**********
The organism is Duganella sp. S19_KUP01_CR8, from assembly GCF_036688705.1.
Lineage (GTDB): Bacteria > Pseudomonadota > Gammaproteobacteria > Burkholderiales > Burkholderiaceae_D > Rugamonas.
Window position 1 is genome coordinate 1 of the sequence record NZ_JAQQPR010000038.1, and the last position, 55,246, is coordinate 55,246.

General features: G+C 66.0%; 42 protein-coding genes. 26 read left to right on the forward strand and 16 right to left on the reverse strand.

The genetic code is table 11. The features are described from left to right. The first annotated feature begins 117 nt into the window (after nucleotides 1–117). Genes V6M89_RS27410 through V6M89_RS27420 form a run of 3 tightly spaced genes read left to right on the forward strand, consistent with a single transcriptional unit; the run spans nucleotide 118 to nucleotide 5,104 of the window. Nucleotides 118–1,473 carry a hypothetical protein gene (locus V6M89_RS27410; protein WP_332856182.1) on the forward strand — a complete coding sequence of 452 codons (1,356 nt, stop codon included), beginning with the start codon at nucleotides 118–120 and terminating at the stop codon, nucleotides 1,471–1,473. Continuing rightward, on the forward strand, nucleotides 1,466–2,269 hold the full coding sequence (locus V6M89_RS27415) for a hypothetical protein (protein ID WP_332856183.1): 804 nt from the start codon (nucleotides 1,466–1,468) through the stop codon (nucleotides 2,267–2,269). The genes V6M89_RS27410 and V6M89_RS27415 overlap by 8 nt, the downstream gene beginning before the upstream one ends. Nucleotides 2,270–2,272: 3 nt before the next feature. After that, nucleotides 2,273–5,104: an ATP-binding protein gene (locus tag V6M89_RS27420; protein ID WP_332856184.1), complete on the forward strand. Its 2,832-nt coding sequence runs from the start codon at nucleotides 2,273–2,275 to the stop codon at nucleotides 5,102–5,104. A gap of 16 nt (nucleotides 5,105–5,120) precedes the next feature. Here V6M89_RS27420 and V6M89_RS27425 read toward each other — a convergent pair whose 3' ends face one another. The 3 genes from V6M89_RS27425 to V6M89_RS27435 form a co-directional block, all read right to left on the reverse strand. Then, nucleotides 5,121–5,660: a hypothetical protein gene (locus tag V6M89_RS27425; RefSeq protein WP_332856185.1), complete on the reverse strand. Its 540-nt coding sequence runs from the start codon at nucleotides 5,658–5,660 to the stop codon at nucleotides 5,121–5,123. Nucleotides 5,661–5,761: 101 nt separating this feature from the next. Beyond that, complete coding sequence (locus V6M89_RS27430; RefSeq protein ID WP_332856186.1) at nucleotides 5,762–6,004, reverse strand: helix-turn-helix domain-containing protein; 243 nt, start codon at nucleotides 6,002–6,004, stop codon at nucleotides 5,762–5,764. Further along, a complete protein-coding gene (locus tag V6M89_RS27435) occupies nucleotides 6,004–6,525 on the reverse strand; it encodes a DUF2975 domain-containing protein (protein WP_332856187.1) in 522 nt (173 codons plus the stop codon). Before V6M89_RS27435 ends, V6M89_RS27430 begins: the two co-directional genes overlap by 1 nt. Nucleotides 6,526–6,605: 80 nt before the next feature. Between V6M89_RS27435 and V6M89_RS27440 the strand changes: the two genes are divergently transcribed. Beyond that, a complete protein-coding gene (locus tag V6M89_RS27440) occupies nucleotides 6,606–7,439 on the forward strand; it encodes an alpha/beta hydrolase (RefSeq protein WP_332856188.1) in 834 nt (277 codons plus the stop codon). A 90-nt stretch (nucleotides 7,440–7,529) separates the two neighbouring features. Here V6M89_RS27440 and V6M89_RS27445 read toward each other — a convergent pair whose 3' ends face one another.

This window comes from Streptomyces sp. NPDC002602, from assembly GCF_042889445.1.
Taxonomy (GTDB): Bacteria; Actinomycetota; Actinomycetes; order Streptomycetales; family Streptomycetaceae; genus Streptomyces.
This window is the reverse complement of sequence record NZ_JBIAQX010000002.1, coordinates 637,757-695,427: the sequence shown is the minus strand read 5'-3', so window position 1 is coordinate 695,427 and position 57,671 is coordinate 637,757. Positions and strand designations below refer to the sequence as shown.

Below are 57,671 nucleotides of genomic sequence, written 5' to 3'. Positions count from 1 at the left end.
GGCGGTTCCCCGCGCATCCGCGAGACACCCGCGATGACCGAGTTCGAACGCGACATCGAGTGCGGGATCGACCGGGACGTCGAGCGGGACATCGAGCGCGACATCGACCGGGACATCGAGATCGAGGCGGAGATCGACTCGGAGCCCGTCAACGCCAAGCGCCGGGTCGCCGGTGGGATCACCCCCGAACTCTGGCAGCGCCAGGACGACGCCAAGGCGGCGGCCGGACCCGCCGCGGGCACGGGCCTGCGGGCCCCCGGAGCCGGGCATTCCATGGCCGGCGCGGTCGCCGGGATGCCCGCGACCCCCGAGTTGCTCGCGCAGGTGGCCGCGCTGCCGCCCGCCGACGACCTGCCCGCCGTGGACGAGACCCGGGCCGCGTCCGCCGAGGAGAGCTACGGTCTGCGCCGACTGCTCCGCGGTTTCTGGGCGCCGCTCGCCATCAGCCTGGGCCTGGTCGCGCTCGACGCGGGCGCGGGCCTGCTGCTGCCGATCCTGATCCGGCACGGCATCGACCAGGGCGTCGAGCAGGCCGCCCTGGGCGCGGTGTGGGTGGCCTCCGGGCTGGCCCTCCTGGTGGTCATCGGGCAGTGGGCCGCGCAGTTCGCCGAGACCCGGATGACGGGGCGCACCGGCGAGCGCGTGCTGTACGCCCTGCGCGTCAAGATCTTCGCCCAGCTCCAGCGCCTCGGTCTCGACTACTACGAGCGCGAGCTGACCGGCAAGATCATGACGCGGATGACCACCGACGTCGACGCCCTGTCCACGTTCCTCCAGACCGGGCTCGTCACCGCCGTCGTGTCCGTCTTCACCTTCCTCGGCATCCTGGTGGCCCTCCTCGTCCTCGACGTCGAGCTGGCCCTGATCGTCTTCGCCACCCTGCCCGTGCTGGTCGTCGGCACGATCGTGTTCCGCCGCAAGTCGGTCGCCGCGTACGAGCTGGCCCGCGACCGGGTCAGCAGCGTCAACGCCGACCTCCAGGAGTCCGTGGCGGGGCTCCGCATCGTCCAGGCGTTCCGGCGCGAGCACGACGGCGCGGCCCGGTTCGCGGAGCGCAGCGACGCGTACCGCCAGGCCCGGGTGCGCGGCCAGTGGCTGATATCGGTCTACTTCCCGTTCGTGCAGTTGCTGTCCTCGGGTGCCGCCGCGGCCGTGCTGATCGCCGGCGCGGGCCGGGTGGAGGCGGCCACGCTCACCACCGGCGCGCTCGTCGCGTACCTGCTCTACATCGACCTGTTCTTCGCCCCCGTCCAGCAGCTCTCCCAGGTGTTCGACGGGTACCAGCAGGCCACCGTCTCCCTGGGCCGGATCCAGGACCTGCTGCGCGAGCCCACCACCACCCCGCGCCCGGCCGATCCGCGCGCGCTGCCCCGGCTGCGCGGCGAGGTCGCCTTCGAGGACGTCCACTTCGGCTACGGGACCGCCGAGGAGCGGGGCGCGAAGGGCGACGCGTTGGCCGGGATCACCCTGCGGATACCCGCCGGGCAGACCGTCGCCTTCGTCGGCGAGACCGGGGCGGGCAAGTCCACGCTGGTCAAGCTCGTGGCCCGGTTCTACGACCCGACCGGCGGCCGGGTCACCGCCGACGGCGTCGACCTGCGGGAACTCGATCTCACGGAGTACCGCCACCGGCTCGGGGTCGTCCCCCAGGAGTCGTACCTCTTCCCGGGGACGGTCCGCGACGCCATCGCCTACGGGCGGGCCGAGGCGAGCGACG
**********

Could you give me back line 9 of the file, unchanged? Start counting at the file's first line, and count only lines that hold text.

Below are 57,671 nucleotides of genomic sequence, written 5' to 3'. Positions count from 1 at the left end.